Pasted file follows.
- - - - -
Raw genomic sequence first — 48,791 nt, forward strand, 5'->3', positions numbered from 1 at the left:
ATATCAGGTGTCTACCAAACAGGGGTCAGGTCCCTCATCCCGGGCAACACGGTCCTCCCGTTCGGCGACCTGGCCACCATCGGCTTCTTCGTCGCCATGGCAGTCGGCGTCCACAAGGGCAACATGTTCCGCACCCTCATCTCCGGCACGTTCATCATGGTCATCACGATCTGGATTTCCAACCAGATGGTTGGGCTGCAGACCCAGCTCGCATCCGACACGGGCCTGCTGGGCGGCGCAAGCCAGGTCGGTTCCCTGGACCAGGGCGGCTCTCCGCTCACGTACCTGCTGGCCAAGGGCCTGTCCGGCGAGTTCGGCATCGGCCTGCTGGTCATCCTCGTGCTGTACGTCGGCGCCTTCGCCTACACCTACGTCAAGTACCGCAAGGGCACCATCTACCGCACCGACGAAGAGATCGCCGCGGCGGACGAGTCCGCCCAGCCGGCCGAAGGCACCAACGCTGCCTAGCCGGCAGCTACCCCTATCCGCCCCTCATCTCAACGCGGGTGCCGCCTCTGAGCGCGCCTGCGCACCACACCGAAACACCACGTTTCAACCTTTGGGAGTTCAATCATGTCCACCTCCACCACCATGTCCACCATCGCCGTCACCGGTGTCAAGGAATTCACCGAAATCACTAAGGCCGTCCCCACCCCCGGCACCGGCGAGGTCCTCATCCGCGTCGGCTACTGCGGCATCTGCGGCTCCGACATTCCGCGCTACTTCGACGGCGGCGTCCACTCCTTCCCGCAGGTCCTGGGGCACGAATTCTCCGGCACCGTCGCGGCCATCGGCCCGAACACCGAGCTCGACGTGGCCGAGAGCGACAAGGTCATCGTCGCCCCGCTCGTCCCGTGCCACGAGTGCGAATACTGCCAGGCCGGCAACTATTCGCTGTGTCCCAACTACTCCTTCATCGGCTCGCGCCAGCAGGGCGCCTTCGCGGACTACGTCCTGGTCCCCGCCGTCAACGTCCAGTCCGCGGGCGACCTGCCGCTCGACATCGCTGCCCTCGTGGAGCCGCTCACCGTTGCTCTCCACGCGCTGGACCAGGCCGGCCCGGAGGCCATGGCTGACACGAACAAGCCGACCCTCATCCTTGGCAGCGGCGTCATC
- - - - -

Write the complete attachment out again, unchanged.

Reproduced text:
Raw genomic sequence first — 48,791 nt, forward strand, 5'->3', positions numbered from 1 at the left:
ATATCAGGTGTCTACCAAACAGGGGTCAGGTCCCTCATCCCGGGCAACACGGTCCTCCCGTTCGGCGACCTGGCCACCATCGGCTTCTTCGTCGCCATGGCAGTCGGCGTCCACAAGGGCAACATGTTCCGCACCCTCATCTCCGGCACGTTCATCATGGTCATCACGATCTGGATTTCCAACCAGATGGTTGGGCTGCAGACCCAGCTCGCATCCGACACGGGCCTGCTGGGCGGCGCAAGCCAGGTCGGTTCCCTGGACCAGGGCGGCTCTCCGCTCACGTACCTGCTGGCCAAGGGCCTGTCCGGCGAGTTCGGCATCGGCCTGCTGGTCATCCTCGTGCTGTACGTCGGCGCCTTCGCCTACACCTACGTCAAGTACCGCAAGGGCACCATCTACCGCACCGACGAAGAGATCGCCGCGGCGGACGAGTCCGCCCAGCCGGCCGAAGGCACCAACGCTGCCTAGCCGGCAGCTACCCCTATCCGCCCCTCATCTCAACGCGGGTGCCGCCTCTGAGCGCGCCTGCGCACCACACCGAAACACCACGTTTCAACCTTTGGGAGTTCAATCATGTCCACCTCCACCACCATGTCCACCATCGCCGTCACCGGTGTCAAGGAATTCACCGAAATCACTAAGGCCGTCCCCACCCCCGGCACCGGCGAGGTCCTCATCCGCGTCGGCTACTGCGGCATCTGCGGCTCCGACATTCCGCGCTACTTCGACGGCGGCGTCCACTCCTTCCCGCAGGTCCTGGGGCACGAATTCTCCGGCACCGTCGCGGCCATCGGCCCGAACACCGAGCTCGACGTGGCCGAGAGCGACAAGGTCATCGTCGCCCCGCTCGTCCCGTGCCACGAGTGCGAATACTGCCAGGCCGGCAACTATTCGCTGTGTCCCAACTACTCCTTCATCGGCTCGCGCCAGCAGGGCGCCTTCGCGGACTACGTCCTGGTCCCCGCCGTCAACGTCCAGTCCGCGGGCGACCTGCCGCTCGACATCGCTGCCCTCGTGGAGCCGCTCACCGTTGCTCTCCACGCGCTGGACCAGGCCGGCCCGGAGGCCATGGCTGACACGAACAAGCCGACCCTCATCCTTGGCAGCGGCGTCATC